Montana’s Reckless and Careless Driving Laws and Penalties
Read about Montana’s reckless and careless driving laws and the consequences of a conviction.
In Montana, “reckless driving” is a crime. The offense is defined as driving “in willful or wanton disregard for the safety of persons or property.” The term “willful” refers to conduct that is intentional or purposeful. And “wanton” generally means the person understood but disregarded the consequences of the conduct.
(Mont. Code Ann. §§ 61-8-301(1), 61-8-711 (2017).)
Reckless Driving Penalties
Reckless driving is a misdemeanor in Montana. The possible penalties of a conviction are:
- First offense. A first reckless driving conviction carries up to 90 days in jail and/or $25 to $300 in fines.
- Repeat offense. For a second or subsequent reckless driving violation, the motorist is looking at ten days to six months in jail and/or $50 to $500 in fines. And for a third conviction within a 12-month period, there’s a one-year license suspension.
- Offenses involving death or injuries. A reckless driving offender who causes death or “serious bodily injury” to another person faces up to a year in jail and/or a maximum $10,000 in fines.
A reckless driving conviction will add five points to the motorist’s driving record. Accumulating 15 or more points within a 36-month period can lead to license suspension.
(Mont. Code Ann. §§ 61-5-205, 61-8-711, 61-8-715 (2017); Mont. Admin. R. 23.3.202 (2017).)
Montana has another law that prohibits “careless driving.” The law requires all motorists to drive “in a careful and prudent manner that does not unduly or unreasonably endanger the life, limb, property, or other rights of a person.”
The difference between reckless and careless driving might be subtle in some cases. But generally, the distinction has to do with the driver’s level of culpability. Unlike with reckless driving—which requires proof that the driver intentionally or knowingly did something risky behind the wheel—a motorist can be convicted of careless driving without realizing the dangerousness of the driving.
Careless driving is a misdemeanor, but the consequences are less serious than those for reckless driving. The possible penalties of a careless driving conviction are:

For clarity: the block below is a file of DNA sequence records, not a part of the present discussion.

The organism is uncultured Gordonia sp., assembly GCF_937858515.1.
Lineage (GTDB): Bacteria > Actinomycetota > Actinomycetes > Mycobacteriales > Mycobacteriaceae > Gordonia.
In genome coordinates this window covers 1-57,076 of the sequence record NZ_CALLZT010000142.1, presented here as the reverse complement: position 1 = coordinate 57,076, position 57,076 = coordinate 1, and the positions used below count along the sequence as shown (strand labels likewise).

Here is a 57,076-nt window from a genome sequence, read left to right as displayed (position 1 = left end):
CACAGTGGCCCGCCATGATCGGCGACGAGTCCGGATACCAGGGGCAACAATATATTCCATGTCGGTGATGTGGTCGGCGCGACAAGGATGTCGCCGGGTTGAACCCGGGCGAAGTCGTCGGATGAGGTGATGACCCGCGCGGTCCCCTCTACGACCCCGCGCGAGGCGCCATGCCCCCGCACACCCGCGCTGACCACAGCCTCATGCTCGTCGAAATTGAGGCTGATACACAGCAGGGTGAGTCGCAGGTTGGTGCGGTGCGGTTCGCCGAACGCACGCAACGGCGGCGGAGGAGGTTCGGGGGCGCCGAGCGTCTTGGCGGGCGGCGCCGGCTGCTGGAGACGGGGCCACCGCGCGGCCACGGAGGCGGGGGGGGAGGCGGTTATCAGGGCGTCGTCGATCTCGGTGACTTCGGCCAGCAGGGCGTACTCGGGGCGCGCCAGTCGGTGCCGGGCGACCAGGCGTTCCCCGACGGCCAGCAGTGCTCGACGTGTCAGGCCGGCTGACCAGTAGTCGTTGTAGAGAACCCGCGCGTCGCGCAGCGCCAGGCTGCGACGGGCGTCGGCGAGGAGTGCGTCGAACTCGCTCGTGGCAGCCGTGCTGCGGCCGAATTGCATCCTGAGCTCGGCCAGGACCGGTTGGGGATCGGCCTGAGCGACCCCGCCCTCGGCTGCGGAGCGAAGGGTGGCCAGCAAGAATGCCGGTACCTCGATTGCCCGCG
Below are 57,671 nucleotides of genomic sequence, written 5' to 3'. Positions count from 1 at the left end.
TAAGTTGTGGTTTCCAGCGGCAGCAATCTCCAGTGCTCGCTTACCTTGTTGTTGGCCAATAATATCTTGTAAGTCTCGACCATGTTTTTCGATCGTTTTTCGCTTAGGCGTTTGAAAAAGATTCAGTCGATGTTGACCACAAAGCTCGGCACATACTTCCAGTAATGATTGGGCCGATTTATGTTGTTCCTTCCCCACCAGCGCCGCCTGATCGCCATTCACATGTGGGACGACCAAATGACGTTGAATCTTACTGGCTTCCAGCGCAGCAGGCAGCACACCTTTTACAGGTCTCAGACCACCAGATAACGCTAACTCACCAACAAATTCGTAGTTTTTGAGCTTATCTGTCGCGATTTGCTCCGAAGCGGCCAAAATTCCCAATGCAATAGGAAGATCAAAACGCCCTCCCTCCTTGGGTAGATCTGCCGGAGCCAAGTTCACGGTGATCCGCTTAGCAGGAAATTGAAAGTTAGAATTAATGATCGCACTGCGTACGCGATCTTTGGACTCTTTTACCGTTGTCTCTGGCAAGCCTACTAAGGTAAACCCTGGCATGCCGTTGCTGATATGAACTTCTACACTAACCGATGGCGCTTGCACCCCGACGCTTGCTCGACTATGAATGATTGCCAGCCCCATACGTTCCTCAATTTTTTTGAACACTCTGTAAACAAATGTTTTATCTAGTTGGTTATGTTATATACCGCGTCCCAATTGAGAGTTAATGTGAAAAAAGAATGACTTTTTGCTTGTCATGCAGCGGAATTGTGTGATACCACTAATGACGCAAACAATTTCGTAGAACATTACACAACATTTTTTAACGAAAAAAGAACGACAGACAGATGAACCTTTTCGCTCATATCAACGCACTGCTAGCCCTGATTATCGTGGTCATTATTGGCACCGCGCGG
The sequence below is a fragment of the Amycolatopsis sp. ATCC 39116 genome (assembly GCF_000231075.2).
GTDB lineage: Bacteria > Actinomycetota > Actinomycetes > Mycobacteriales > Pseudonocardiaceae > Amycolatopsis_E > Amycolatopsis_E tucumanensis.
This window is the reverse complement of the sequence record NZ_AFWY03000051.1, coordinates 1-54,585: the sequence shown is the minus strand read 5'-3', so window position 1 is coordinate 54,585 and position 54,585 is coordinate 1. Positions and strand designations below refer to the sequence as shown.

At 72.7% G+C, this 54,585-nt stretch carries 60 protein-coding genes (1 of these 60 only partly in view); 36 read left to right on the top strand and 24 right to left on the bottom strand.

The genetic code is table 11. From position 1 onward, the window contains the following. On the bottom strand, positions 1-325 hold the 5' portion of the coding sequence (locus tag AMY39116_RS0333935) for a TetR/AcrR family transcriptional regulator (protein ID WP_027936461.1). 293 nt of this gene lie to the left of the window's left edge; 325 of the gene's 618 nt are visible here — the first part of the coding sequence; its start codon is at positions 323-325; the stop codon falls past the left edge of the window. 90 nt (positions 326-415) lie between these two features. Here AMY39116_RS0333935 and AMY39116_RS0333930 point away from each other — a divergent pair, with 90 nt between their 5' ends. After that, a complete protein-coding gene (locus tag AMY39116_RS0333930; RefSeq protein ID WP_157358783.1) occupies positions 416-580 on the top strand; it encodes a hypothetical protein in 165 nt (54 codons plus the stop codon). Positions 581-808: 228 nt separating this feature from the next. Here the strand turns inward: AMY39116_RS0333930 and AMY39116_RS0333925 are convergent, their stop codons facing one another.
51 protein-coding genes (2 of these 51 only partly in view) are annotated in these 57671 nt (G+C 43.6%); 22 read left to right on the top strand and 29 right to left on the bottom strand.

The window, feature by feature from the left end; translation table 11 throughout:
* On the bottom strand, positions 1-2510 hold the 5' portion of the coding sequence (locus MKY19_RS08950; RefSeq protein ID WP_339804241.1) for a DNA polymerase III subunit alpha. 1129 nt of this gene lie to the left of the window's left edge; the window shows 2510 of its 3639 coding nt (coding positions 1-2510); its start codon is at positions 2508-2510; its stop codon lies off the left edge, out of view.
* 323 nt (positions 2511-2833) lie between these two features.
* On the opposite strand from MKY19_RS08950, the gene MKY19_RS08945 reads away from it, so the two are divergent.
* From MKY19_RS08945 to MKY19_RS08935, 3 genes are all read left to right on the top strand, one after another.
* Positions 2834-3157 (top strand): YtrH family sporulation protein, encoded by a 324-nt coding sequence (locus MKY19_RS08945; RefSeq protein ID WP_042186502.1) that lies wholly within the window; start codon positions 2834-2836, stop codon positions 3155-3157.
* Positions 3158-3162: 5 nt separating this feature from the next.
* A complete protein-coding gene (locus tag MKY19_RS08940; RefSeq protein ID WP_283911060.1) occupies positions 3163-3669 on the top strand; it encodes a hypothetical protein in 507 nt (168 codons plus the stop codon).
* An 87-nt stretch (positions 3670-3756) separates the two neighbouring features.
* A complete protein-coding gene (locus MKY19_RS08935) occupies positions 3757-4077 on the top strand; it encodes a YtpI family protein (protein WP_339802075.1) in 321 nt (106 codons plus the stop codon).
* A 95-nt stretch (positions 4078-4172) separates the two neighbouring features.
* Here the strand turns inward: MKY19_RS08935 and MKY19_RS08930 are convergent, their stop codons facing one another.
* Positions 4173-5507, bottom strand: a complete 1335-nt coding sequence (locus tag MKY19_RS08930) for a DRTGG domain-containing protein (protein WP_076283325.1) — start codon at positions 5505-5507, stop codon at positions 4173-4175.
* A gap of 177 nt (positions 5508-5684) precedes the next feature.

- First offense. For a first careless driving violation, there’s a $10 to $100 fine.
- Second offense. For a second careless driving conviction within a year, the driver is looking at fines of $25 to $200.
- Third offense. For a third or subsequent offense within a year, the driver is facing $50 to $500 in fines.
- Offenses involving death or injuries. A careless driving offender who causes death or “serious bodily injury” to another person faces up to six months in jail and/or a maximum $5,000 in fines.
A careless driving conviction adds four points to the motorist’s driving record.
(Mont. Code Ann. §§ 61-8-302, 61-8-711, 61-8-716 (2017); Mont. Admin. R. 23.3.202 (2017).)
Reckless Driving and DUI Charges (“Wet Reckless”)
In some states, it’s possible for a driver who’s charged with driving under the influence (DUI), to “plea bargain” for a lesser charge. When a DUI is plea bargained down to a reckless driving charge, it’s sometimes called a “wet reckless.”
Montana law doesn’t prohibit plea bargaining in DUI cases. So, for someone who’s accused of driving under the influence in Montana, plea bargaining for a reckless driving charge is a possibility.
(Read more about plea bargaining in Montana DUI cases.)
HOW MUCH TIME WOULD YOU ACTUALLY SPEND IN JAIL?
Generally speaking, sentencing law is complex and varies from jurisdiction to jurisdiction. For example, a statute might list a “minimum” jail sentence that’s longer than the actual amount of time (if any) a defendant will have to spend behind bars. All kinds of factors can affect actual punishment, including the severity of the damage at issue, credits for good in-custody behavior, and jail-alternative work programs.
If you face criminal charges, consult an experienced criminal defense lawyer. An attorney with command of the rules in your jurisdiction will be able to explain the law as it applies to your situation.
Talk to an Attorney
The facts of every case are different. If you’ve been arrested for or charged with reckless or careless driving, get in contact with an experienced defense attorney. A qualified attorney can explain how the law applies to the facts of your case and help you decide on how best to handle your situation.